Dry plate Photography is the alternative process most people don’t use, information is scarce and starter kits are limited. Most alternative process Photographers use wet plate, a step I plan on taking in 2020, but dry plate is a process I won’t let die. It was the process that made Eastman Kodak a household name and allowed Photographers to take photos in places where wet plate equipment and chemistry could never make it, it is the father of film Photography, and today, we are going to discuss how to use the only starter kit on the market.
Creating Dry Plates
Currently, there is only one company that makes ready-to-use plates and one company that makes kits to make your own plates, personally I prefer to make my own. Rockland manufactures the DIY kit.
What you’ll need to pour your own plates:
- Heating pad
- Alcohol wipes
- Hot plate
- Pyrex measuring cup
- Tintype kit
- Rubber gloves
The first step is important to ensure your emulsion sticks to the plate and that is cleaning the surface of your plates with an alcohol wipe. You want to make sure that any fingerprints and lint is removed and you have a clean surface to pour into. After I clean and prep the plates, I’ll place my plates on a heating pad set to high, the emulsion cools and hardens very quickly so a warm plate helps you get an even spread before it does so.
Once the plates are cleaned and prepped; I’ll turn my hotplate on low and place a pan on top filled with water and my glass measuring cup, as well as the bottle of emulsion so the melting process can begin. Keep the temperature of the water between 114 and 120 degrees, any hotter and the emulsion becomes to thin and cause the photo to flake, any colder and the emulsion will cool and harden before you can get an even spread.
After a few minutes, the emulsion in the bottle will be ready to pour into the measuring cup, at this time you have to turn off any lights and turn on your red darkroom light as the emulsion is light sensitive. Pouring is the thing I had the biggest struggle with when I got started. I attempted to use a brush and a sponge but found that direct pour is the best route. With the plate in hand, pour a quarter-sized amount of melted emulsion into the center, then you’ll move the plate around and use your finger to spread it and remove bubbles, pouring and excess back into the measuring cup. You want to make sure that your spread is as even and thin as you can get it before placing the plate to the side and pouring your next one. Store for a minimum of 24 hours in a completely dark area, you can’t store in a box due to extended dry time.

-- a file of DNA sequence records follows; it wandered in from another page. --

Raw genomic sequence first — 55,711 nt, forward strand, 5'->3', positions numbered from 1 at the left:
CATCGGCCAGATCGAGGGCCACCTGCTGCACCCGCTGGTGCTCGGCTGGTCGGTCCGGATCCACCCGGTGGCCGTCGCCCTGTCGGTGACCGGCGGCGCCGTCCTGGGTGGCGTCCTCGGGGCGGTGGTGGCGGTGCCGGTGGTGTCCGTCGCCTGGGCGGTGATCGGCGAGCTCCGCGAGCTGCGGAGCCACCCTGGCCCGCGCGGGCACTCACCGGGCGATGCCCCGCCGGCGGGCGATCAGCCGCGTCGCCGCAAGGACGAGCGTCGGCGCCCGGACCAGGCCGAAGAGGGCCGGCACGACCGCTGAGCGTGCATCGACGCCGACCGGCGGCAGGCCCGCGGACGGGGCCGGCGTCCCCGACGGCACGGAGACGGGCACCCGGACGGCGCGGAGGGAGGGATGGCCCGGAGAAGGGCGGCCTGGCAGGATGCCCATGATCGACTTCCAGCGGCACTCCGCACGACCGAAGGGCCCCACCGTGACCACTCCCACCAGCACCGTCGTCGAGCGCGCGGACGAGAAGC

Now I’ve found that at times the plates are slightly too wide to fit into a standard film holder so after 24 hours I’ll cut a thin strip from one of the edges before loading my film holders. All of this has to be done under red light since the plates are blue light sensitive. Once ready to shoot I’ll set my camera as seen in the video below load the film holder and take my light readings to determine shot duration.
How to Develop a Dry Plate
Once the image has been shot we get to go back into the darkroom and hang out in red light to develop! The Rockland kit provides the developer but not the fixer (in regards to the bulk kit).
In the darkroom I’ll set a timer and fill my developing trays, the first one with the developer, the second with my fix bath and the final is just water. Once you put your plate in the developer you want to agitate for 4 to 8 minutes, the plate will turn black before the image begins to appear at about the 2 and a half minute mark.
Once the plate is developed it still needs to stay in the dark while being moved into the fix bath. Fixing requires 15 minutes total, 5 of which require darkroom conditions, after 5 minutes you can turn your light back on (unless you have in developed plates out or plates in the developer).
After 15 minutes of fixing is the rinse process. My darkroom does not have running water. After the fix process, I place my plates in a rinse bath of water until I’ve finished my set, after that, I take my plates and in lukewarm water/ medium pressure I begin to rinse. Each plate needs to be rinsed of all fixer for 10 to 15 minutes. The fixer tends to get absorbed into the photo gelatin and if it isn’t properly rinsed the image will begin to orange.
Dry plate Photography is very labor-intensive, hands-on and absolutely the most rewarding photography I’ve ever been involved with. When I pull an image out of the fix bath, and it’s perfect it’s absolutely sublime. Knowing how many hours and work go into each image makes it all worthwhile! The only downside is all my best work goes home with the client since every image is one of one, no duplicates because every image is hand made!
If you’re interested in shooting dry plate Photography and you end up getting into it, feel free to contact me with any troubleshooting questions or just to share your work! I love seeing this alternative process in the wild! Feel free to follow me on my social media or to subscribe to my YouTube!